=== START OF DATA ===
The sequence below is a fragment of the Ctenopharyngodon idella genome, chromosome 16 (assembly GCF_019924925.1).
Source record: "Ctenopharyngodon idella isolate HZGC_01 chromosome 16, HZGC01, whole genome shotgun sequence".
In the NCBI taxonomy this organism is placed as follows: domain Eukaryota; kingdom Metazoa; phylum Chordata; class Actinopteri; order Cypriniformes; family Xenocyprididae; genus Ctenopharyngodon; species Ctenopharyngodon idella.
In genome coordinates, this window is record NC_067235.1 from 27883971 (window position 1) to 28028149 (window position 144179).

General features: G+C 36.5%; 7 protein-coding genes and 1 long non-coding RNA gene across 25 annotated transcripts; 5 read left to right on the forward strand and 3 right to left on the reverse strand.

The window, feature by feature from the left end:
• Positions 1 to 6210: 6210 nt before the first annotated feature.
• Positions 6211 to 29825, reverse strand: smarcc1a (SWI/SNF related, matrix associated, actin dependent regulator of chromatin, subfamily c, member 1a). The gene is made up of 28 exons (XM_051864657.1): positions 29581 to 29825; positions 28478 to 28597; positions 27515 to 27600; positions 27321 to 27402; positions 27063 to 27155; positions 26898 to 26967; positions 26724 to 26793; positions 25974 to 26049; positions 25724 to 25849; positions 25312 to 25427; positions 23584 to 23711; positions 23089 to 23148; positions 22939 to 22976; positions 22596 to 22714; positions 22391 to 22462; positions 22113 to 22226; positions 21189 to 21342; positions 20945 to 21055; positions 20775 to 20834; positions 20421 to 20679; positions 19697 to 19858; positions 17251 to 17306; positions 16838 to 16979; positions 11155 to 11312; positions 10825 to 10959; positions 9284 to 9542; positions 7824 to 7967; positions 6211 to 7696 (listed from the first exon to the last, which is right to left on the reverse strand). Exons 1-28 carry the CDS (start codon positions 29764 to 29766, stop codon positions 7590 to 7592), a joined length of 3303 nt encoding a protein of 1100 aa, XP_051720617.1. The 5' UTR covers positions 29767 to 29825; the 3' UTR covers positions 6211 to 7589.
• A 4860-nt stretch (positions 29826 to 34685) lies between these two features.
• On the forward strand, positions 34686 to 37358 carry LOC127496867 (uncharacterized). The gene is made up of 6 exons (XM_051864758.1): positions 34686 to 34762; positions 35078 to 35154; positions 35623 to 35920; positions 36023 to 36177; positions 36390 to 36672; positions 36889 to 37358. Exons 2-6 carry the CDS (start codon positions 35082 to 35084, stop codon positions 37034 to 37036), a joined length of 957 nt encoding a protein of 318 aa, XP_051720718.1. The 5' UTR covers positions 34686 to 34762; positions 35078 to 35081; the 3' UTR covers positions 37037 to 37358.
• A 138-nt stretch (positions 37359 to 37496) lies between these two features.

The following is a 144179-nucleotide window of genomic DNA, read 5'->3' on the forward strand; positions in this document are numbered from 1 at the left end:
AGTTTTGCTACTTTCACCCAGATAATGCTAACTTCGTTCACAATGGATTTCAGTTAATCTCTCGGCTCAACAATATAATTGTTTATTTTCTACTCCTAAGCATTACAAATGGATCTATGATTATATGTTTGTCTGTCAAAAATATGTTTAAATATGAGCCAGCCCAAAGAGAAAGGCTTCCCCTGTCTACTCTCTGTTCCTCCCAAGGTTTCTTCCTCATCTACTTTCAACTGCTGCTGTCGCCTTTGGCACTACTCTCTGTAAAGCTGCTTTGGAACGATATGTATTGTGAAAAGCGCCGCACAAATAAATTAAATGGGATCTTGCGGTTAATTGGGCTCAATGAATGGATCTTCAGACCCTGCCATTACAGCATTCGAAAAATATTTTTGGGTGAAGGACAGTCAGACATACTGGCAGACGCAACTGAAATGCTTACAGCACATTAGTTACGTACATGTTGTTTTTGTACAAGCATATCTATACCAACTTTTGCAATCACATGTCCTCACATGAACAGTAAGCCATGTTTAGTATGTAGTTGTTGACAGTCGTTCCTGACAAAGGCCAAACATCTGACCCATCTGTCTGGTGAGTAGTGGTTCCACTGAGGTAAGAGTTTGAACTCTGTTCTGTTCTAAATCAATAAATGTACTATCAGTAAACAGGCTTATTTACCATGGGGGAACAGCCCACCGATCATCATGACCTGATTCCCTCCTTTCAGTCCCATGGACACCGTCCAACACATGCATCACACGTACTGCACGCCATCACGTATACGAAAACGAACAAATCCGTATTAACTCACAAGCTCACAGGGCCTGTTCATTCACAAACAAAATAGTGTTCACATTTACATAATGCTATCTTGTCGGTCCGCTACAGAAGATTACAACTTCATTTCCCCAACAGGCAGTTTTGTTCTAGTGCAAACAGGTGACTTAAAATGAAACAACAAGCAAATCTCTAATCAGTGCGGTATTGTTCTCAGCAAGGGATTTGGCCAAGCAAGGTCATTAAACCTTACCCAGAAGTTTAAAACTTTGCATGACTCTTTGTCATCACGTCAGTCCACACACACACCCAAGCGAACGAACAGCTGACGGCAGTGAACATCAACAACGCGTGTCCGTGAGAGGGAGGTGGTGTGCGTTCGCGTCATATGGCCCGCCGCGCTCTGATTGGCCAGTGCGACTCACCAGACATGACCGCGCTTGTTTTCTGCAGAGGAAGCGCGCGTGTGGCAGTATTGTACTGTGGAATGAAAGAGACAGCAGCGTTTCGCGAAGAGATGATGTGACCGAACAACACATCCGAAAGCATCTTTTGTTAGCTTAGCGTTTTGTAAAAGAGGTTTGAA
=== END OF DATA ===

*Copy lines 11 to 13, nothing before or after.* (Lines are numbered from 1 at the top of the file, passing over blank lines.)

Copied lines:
• A 138-nt stretch (positions 37359 to 37496) lies between these two features.

The following is a 144179-nucleotide window of genomic DNA, read 5'->3' on the forward strand; positions in this document are numbered from 1 at the left end:
AGTTTTGCTACTTTCACCCAGATAATGCTAACTTCGTTCACAATGGATTTCAGTTAATCTCTCGGCTCAACAATATAATTGTTTATTTTCTACTCCTAAGCATTACAAATGGATCTATGATTATATGTTTGTCTGTCAAAAATATGTTTAAATATGAGCCAGCCCAAAGAGAAAGGCTTCCCCTGTCTACTCTCTGTTCCTCCCAAGGTTTCTTCCTCATCTACTTTCAACTGCTGCTGTCGCCTTTGGCACTACTCTCTGTAAAGCTGCTTTGGAACGATATGTATTGTGAAAAGCGCCGCACAAATAAATTAAATGGGATCTTGCGGTTAATTGGGCTCAATGAATGGATCTTCAGACCCTGCCATTACAGCATTCGAAAAATATTTTTGGGTGAAGGACAGTCAGACATACTGGCAGACGCAACTGAAATGCTTACAGCACATTAGTTACGTACATGTTGTTTTTGTACAAGCATATCTATACCAACTTTTGCAATCACATGTCCTCACATGAACAGTAAGCCATGTTTAGTATGTAGTTGTTGACAGTCGTTCCTGACAAAGGCCAAACATCTGACCCATCTGTCTGGTGAGTAGTGGTTCCACTGAGGTAAGAGTTTGAACTCTGTTCTGTTCTAAATCAATAAATGTACTATCAGTAAACAGGCTTATTTACCATGGGGGAACAGCCCACCGATCATCATGACCTGATTCCCTCCTTTCAGTCCCATGGACACCGTCCAACACATGCATCACACGTACTGCACGCCATCACGTATACGAAAACGAACAAATCCGTATTAACTCACAAGCTCACAGGGCCTGTTCATTCACAAACAAAATAGTGTTCACATTTACATAATGCTATCTTGTCGGTCCGCTACAGAAGATTACAACTTCATTTCCCCAACAGGCAGTTTTGTTCTAGTGCAAACAGGTGACTTAAAATGAAACAACAAGCAAATCTCTAATCAGTGCGGTATTGTTCTCAGCAAGGGATTTGGCCAAGCAAGGTCATTAAACCTTACCCAGAAGTTTAAAACTTTGCATGACTCTTTGTCATCACGTCAGTCCACACACACACCCAAGCGAACGAACAGCTGACGGCAGTGAACATCAACAACGCGTGTCCGTGAGAGGGAGGTGGTGTGCGTTCGCGTCATATGGCCCGCCGCGCTCTGATTGGCCAGTGCGACTCACCAGACATGACCGCGCTTGTTTTCTGCAGAGGAAGCGCGCGTGTGGCAGTATTGTACTGTGGAATGAAAGAGACAGCAGCGTTTCGCGAAGAGATGATGTGACCGAACAACACATCCGAAAGCATCTTTTGTTAGCTTAGCGTTTTGTAAAAGAGGTTTGAA